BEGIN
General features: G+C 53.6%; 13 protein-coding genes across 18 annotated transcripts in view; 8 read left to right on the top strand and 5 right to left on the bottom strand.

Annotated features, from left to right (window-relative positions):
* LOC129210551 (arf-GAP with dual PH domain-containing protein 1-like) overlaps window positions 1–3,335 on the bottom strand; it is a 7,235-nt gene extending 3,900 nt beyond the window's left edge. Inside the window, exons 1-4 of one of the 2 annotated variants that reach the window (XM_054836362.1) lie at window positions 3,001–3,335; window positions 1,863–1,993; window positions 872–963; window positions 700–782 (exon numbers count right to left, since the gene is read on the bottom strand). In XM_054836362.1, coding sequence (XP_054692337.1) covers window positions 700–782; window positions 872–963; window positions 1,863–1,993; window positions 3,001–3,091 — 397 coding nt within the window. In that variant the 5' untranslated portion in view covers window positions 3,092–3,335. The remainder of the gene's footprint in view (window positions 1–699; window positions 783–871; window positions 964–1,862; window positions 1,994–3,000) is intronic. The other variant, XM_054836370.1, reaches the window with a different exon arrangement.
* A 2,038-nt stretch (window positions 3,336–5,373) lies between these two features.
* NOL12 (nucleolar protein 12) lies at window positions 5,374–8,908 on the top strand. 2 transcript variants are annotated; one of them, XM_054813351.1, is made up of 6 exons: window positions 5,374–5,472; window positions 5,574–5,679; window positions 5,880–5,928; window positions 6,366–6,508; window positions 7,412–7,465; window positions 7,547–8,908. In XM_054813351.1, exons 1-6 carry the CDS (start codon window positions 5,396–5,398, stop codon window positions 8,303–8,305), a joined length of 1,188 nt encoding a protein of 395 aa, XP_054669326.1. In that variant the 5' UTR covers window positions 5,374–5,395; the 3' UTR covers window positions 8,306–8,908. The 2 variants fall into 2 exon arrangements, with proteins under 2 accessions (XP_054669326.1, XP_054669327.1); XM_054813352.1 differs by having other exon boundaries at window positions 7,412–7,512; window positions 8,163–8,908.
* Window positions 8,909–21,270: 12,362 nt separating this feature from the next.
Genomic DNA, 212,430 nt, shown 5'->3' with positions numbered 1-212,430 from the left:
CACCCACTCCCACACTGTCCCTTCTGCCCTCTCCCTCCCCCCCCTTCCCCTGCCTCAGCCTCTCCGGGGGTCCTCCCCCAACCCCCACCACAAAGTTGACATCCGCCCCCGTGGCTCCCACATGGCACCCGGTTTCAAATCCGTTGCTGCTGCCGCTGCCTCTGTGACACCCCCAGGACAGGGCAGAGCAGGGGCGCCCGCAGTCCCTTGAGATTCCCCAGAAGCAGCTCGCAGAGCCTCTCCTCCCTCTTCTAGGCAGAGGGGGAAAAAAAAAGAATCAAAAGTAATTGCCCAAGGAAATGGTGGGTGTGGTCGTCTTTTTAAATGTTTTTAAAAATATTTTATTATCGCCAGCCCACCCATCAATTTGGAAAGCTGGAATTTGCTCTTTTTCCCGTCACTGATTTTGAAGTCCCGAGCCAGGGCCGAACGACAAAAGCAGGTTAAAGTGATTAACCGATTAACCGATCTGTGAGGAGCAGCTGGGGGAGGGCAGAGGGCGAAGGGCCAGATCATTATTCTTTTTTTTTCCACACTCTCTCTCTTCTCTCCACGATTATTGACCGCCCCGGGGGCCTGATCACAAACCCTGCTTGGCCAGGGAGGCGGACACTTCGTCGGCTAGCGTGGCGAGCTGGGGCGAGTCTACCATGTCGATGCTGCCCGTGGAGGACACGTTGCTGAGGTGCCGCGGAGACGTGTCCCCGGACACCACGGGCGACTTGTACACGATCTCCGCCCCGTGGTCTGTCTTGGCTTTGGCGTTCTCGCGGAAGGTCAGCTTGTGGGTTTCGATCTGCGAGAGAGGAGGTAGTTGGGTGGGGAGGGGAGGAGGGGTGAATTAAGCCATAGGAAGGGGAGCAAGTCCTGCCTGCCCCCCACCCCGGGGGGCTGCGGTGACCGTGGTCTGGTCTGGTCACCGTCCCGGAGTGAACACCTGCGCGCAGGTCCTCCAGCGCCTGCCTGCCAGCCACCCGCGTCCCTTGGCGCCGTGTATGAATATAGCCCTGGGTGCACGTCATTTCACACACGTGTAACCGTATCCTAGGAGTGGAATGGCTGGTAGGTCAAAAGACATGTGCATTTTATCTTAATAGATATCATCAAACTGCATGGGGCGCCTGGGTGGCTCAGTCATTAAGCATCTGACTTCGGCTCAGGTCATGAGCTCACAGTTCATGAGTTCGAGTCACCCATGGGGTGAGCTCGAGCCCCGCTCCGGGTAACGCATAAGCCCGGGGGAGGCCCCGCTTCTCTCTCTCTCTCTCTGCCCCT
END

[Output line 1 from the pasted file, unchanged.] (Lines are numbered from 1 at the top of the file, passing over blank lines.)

General features: G+C 53.6%; 13 protein-coding genes across 18 annotated transcripts in view; 8 read left to right on the top strand and 5 right to left on the bottom strand.